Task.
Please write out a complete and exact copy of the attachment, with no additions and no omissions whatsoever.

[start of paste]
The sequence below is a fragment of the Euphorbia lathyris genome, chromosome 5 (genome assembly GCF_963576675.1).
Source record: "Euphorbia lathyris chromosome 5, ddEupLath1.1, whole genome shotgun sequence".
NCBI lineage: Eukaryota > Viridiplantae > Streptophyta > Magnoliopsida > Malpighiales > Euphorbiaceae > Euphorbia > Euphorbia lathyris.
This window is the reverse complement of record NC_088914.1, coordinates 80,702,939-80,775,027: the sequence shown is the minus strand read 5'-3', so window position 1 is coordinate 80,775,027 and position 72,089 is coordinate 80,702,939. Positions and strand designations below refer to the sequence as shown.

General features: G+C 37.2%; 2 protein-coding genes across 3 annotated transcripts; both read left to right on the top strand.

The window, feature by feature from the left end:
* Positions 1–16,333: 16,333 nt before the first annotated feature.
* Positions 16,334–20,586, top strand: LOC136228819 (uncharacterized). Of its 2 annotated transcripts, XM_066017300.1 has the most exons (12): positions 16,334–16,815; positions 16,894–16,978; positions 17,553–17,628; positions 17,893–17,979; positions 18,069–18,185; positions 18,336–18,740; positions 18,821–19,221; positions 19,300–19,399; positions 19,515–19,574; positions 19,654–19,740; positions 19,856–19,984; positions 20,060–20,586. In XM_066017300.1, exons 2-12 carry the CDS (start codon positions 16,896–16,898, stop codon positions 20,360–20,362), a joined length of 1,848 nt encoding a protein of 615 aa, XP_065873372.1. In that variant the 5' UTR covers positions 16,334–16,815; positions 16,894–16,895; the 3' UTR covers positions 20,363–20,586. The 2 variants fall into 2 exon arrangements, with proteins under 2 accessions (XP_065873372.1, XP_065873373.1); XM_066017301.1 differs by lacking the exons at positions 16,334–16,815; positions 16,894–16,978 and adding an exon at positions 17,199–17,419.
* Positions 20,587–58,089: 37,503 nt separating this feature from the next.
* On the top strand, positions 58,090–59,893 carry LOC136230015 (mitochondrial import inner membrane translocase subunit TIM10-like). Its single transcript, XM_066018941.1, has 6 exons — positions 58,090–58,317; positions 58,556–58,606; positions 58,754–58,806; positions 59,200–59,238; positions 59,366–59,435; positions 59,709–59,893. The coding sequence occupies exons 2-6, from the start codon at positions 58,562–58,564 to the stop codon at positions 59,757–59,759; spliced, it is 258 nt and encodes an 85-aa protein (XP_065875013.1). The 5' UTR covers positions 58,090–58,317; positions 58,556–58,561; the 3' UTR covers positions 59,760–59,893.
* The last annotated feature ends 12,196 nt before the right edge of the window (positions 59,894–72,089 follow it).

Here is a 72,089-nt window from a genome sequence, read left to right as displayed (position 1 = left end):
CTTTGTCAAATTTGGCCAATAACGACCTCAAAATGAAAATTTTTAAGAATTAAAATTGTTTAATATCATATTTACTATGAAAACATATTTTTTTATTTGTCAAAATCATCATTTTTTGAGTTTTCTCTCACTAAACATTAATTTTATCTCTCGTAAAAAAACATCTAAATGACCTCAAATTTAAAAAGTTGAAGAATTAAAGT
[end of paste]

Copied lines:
The sequence below is a fragment of the Euphorbia lathyris genome, chromosome 5 (genome assembly GCF_963576675.1).
Source record: "Euphorbia lathyris chromosome 5, ddEupLath1.1, whole genome shotgun sequence".
NCBI lineage: Eukaryota > Viridiplantae > Streptophyta > Magnoliopsida > Malpighiales > Euphorbiaceae > Euphorbia > Euphorbia lathyris.
This window is the reverse complement of record NC_088914.1, coordinates 80,702,939-80,775,027: the sequence shown is the minus strand read 5'-3', so window position 1 is coordinate 80,775,027 and position 72,089 is coordinate 80,702,939. Positions and strand designations below refer to the sequence as shown.

General features: G+C 37.2%; 2 protein-coding genes across 3 annotated transcripts; both read left to right on the top strand.

The window, feature by feature from the left end:
* Positions 1–16,333: 16,333 nt before the first annotated feature.
* Positions 16,334–20,586, top strand: LOC136228819 (uncharacterized). Of its 2 annotated transcripts, XM_066017300.1 has the most exons (12): positions 16,334–16,815; positions 16,894–16,978; positions 17,553–17,628; positions 17,893–17,979; positions 18,069–18,185; positions 18,336–18,740; positions 18,821–19,221; positions 19,300–19,399; positions 19,515–19,574; positions 19,654–19,740; positions 19,856–19,984; positions 20,060–20,586. In XM_066017300.1, exons 2-12 carry the CDS (start codon positions 16,896–16,898, stop codon positions 20,360–20,362), a joined length of 1,848 nt encoding a protein of 615 aa, XP_065873372.1. In that variant the 5' UTR covers positions 16,334–16,815; positions 16,894–16,895; the 3' UTR covers positions 20,363–20,586. The 2 variants fall into 2 exon arrangements, with proteins under 2 accessions (XP_065873372.1, XP_065873373.1); XM_066017301.1 differs by lacking the exons at positions 16,334–16,815; positions 16,894–16,978 and adding an exon at positions 17,199–17,419.
* Positions 20,587–58,089: 37,503 nt separating this feature from the next.
* On the top strand, positions 58,090–59,893 carry LOC136230015 (mitochondrial import inner membrane translocase subunit TIM10-like). Its single transcript, XM_066018941.1, has 6 exons — positions 58,090–58,317; positions 58,556–58,606; positions 58,754–58,806; positions 59,200–59,238; positions 59,366–59,435; positions 59,709–59,893. The coding sequence occupies exons 2-6, from the start codon at positions 58,562–58,564 to the stop codon at positions 59,757–59,759; spliced, it is 258 nt and encodes an 85-aa protein (XP_065875013.1). The 5' UTR covers positions 58,090–58,317; positions 58,556–58,561; the 3' UTR covers positions 59,760–59,893.
* The last annotated feature ends 12,196 nt before the right edge of the window (positions 59,894–72,089 follow it).

Here is a 72,089-nt window from a genome sequence, read left to right as displayed (position 1 = left end):
CTTTGTCAAATTTGGCCAATAACGACCTCAAAATGAAAATTTTTAAGAATTAAAATTGTTTAATATCATATTTACTATGAAAACATATTTTTTTATTTGTCAAAATCATCATTTTTTGAGTTTTCTCTCACTAAACATTAATTTTATCTCTCGTAAAAAAACATCTAAATGACCTCAAATTTAAAAAGTTGAAGAATTAAAGT